With the US Center for Disease Control’s (CDC) Vaccine for Children (VFC) temperature monitoring requirements making their way into many pharmaceutical regulatory body requirements, many pharmacies and medical practices are contemplating purchasing automatic temperature monitoring devices such as data loggers and devices that provides real time data logging and alert messages or alarms when temperatures exceed specified ranges. And these devices can automatically generate digital temperature logs, graphs and reports compliant with regulatory requirements, replacing manual logs in some cases.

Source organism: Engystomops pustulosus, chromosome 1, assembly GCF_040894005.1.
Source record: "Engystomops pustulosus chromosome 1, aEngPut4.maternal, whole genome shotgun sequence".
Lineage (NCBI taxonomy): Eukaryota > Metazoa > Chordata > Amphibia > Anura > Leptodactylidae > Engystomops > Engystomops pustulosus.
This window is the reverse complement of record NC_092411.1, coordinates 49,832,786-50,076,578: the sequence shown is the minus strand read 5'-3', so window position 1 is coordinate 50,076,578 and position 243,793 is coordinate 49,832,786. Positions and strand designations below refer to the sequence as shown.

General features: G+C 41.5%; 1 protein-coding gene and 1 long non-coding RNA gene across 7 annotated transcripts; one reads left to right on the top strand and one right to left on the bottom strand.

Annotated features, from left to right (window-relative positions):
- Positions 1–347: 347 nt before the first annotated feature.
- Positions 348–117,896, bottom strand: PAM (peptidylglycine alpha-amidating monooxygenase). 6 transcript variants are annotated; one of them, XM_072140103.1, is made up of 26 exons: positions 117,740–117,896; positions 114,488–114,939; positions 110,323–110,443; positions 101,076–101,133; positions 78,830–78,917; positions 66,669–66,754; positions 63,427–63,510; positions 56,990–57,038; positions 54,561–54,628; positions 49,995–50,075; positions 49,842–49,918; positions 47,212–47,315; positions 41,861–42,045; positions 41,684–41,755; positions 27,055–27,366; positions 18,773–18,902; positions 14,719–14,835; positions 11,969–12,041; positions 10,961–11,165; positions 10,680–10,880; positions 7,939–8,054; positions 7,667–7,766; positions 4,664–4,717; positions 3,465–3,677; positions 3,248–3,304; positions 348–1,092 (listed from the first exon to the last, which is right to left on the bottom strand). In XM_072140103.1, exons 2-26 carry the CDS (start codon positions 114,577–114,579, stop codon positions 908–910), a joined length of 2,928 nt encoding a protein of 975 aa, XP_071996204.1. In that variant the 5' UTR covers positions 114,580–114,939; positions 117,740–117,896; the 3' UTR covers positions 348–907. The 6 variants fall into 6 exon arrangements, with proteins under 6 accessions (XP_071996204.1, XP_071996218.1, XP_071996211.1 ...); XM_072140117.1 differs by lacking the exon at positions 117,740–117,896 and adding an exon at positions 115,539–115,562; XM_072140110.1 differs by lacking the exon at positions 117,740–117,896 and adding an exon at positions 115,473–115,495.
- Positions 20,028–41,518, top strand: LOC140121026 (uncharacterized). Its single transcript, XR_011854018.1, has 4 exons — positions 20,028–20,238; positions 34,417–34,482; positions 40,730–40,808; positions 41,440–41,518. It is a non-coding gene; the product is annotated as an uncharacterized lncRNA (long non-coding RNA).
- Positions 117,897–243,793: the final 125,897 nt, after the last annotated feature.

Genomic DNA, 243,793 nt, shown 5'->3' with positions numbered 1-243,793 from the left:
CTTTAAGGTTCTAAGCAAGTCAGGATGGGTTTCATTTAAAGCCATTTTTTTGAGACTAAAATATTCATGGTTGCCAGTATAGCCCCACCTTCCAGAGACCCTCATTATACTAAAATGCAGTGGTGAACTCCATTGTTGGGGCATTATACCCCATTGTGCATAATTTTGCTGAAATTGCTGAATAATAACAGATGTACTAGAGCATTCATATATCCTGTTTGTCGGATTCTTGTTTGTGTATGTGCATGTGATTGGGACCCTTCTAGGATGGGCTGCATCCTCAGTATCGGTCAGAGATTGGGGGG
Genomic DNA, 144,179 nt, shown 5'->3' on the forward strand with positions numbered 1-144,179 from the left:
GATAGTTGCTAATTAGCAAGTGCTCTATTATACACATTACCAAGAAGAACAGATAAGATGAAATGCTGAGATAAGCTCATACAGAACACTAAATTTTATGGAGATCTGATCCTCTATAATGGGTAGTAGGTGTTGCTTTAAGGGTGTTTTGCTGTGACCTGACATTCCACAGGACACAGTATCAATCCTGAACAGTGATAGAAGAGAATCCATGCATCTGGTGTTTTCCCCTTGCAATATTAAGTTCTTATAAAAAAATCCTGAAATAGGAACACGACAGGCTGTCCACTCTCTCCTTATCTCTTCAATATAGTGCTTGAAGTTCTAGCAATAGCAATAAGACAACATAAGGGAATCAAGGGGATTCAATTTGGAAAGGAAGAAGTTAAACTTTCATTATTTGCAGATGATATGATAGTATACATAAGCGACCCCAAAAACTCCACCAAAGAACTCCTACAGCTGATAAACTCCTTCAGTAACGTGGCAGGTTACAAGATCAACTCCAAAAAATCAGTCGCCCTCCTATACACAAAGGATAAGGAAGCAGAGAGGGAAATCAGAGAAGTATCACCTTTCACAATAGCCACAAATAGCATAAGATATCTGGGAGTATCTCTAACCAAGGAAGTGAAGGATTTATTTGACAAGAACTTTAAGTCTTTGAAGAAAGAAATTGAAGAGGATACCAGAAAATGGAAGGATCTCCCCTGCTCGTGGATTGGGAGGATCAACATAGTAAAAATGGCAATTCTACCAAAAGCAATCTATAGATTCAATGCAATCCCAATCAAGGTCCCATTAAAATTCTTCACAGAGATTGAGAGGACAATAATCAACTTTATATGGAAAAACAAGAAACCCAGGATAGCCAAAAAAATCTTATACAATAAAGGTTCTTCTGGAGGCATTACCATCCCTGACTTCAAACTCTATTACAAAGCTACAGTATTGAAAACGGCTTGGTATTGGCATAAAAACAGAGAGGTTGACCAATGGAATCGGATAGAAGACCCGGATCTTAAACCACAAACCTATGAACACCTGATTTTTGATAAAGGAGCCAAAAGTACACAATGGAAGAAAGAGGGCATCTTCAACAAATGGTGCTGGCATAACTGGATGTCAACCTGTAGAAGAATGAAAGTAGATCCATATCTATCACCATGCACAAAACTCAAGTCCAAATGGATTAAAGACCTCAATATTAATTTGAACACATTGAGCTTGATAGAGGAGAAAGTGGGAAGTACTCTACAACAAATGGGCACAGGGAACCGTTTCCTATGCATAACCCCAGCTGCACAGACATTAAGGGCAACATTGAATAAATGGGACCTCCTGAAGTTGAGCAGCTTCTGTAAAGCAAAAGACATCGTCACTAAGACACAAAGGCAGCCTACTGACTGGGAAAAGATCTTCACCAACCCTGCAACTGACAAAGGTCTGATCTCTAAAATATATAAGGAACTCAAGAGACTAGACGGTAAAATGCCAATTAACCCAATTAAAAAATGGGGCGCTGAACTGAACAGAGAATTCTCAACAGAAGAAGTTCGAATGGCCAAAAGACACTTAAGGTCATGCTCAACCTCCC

So what happens if you don’t follow best practices? Sometimes not much, other times confusing data, and still other times potential problems. Take the case of a before and after installation. Initially a glycol vial buffered digital sensor was placed on the top shelf of a refrigerator near the cold air outlet (below). Temperature readings from Sensor Cloud show an average between 35°F and 36°F with lows approaching 30°F and highs near 42°F. The CDC’s VFC guidelines call for a range of 35°F to 46°F (2°C to 8°C). This installation is below the CDC minimum approximately 40% of the time. If the temperatures were any colder freezing of the vaccine is very likely.
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